Wrestle Kingdom Rewind: WAR vs NJPW 【WK18】

Wrestle Kingdom Rewind takes a look at classic moments of the past years on January 4 as we count down to Wrestle Kingdom 18.

<— January 4’s first main event                            Inoki vs Tenryu a year in the making–>

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January 4 1993 saw Super Warriors followed up by Fantastic Story in Tokyo Dome. Featured matches included Sting taking on the fast rising Hiroshi Hase, Jyushin Thunder Liger facing the challenge of Ultimo Dragon for the IWGP Junior Heavyweight Championship, and Masahiro Chono and the Great Muta clashing in a double NWA World Heavyweight and IWGP Heavyweight Championship match.

In beating Rick Rude in the finals of the then single elimination G1 Climax tournament in 1992, Masahiro Chono captured the vacated big gold NWA Heavyweight Championship. Chono would defend his title in the US in a rematch with Rude, as well as in Japan against Steve Austin and Scott Steiner, yet he would finish his year by facing his fellow Three Musketeer in demonic guise in the Omni at Starrcade, the Great Muta.

Chono came out on top that night, but the rematch on January 4 1993 would have the stakes raised, with Muta’s IWGP Heavyweight Championship on the line to boot. This time it would be Muta victorious in a memorable bout, with an iconic attack down the immensely long Tokyo Dome ramp from Muta. 

What of Muta’s opponents one year earlier? Heading into January 4 1992 having recently lost their IWGP Tag team Championships, the Steiner Brothers would go to war with Big Van Vader and Crusher Bam Bam Bigelow and emerge victorious in the summer of ’92, picking up the tag belts for a second time. Yet just as they had one year earlier, the brothers would lose the titles in a fated month of November, to Scott Norton and Tony Halme. Once more, they sought vengeance in the Tokyo Dome, but it was not Norton and Halme but rather their successors that they faced. 

The Hellraisers, Hawk Warrior and Power Warrior were a fearsome duo indeed, Kensuke Sasaki taking the Power Warrior mantle when Hawk’s regular partner Animal was out injured. Sasaki exactly fit the no nonsense, all power mentality that the Warrior name commanded, and that was evident all the way through this violent tag battle, neither side giving an inch before Scott Steiner and Hawk were so wrapped up in an outside brawl that a double countout was rendered.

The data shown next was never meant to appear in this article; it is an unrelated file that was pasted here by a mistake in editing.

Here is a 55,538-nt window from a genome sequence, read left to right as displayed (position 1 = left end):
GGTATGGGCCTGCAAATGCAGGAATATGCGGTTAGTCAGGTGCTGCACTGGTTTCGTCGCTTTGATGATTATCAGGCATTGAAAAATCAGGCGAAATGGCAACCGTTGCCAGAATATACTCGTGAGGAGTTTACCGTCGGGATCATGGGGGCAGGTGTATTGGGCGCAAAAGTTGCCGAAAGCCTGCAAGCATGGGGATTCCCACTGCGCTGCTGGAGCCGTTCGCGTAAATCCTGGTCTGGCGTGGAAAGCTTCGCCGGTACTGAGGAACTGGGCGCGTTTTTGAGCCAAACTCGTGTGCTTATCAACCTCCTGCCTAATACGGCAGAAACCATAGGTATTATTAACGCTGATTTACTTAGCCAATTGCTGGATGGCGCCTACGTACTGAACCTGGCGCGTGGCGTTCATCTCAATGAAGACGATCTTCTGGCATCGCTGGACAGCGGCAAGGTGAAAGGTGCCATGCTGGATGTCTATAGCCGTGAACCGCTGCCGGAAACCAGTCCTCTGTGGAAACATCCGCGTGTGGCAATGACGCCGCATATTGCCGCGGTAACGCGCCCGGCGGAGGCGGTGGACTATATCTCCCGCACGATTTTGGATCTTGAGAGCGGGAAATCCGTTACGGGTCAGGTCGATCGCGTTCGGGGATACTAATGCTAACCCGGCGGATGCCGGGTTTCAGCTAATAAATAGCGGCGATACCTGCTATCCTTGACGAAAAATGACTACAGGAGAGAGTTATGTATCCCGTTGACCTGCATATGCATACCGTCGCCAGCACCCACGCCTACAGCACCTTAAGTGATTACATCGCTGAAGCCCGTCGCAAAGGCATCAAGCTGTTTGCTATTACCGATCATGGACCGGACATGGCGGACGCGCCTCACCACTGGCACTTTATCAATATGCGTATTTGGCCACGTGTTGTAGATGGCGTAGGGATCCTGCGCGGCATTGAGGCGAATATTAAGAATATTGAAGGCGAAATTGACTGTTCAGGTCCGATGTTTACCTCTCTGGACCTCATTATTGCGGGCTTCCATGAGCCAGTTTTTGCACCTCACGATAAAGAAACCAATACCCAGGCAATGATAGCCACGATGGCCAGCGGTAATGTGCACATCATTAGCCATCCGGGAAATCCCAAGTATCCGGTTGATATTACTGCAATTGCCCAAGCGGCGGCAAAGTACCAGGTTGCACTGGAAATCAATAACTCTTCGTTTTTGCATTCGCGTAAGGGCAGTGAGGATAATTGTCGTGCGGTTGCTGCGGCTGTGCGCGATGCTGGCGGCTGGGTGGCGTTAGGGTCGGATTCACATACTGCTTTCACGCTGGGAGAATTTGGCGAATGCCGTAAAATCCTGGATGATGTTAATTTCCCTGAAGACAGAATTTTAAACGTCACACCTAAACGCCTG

It was a loaded card indeed, but even a double title match of the scale of Muto vs Chono didn’t top an interpromotional double header ending with a dream singles main event. Plenty of controversy in the very early 1990s concerned an ill fated venture with big money backing in the promotion known as SWS. Genichiro Tenryu had been hand picked out of All Japan to lead the group in front of camera and behind the scenes, and when SWS folded through little fault of Tenryu, he spun their roster, including former AJPW contemporary Takashi Ishikawa, into new promotion WAR.

Wanting to make as big a splash as he could to compete, Tenryu saw the opportunity to compete against NJPW’s best, and when Ishikawa and Koki Kitahara defeated Tatsumi Fujinami and AKira Nogami in December 1992 in Osaka, the WAR boys did nothing but brag about their considerable achievement. That set Fujinami off, leading to a singles bout in the Tokyo Dome, and a partisan crowd exploded at Fujinami’s opening Dragon Rocket tope suicida. A chrous of boos greeted Ishikawa’s attempts to suppress the Dragon with a lengthy sleeper hold, but he couldn’t contain Fujinami. A trio of enzuigiri and the Dragon Sleeper ended Ishikawa’s night; his boss waiting in the wings to take on another icon of NJPW. 

Tenryu and Choshu’s paths first crossed in the mid 1980s. Choshu briefly left NJPW, taking his Ishin Gundan stable with him, and while wrestling under his own World Japan banner, would often ply his trade in All Japan rings. The fast growing face of AJPW was a man in Genichiro Tenryu who had a late start to his pro-wrestling career after a successful stint in sumo,  but who had quickly become one of the most popular members of the All Japan roster. 

At the turn of the decade, Tenryu would leave AJPW, while Choshu would return to his roots in NJPW in 1987. It would seem as if the two warriors would never cross paths again, until Tenryu formed a new promotion under the name of WAR that was eager to prove its wrestlers against all comers. 

Just as Tenryu had feuded with the Ishingun in the mid 1980s, so the new Heisei Ishingun stable would battle Tenryu’s charges in 1992. These battles would expand to include other NJPW wrestlers outside of Heisei Ishingun’s purview, and as WAR and NJPW wrestlers would show up to the opposite promotions events, matters would escalate until WAR’s president Tenryu would take on NJPW’s locker room leader in Choshu. 

The resulting match was intense and hard fought, both Choshu and Tenryu putting considerable pride on the line. By night’s end, after Tenryu stood victorious with a powerbomb, he and his company had earned respect of all around, including Antonio Inoki, who issued a challenge on the spot for the very next year, the main event of January 4 1994 all but decided a year in advance. 

Next: Inoki vs Tenryu! –>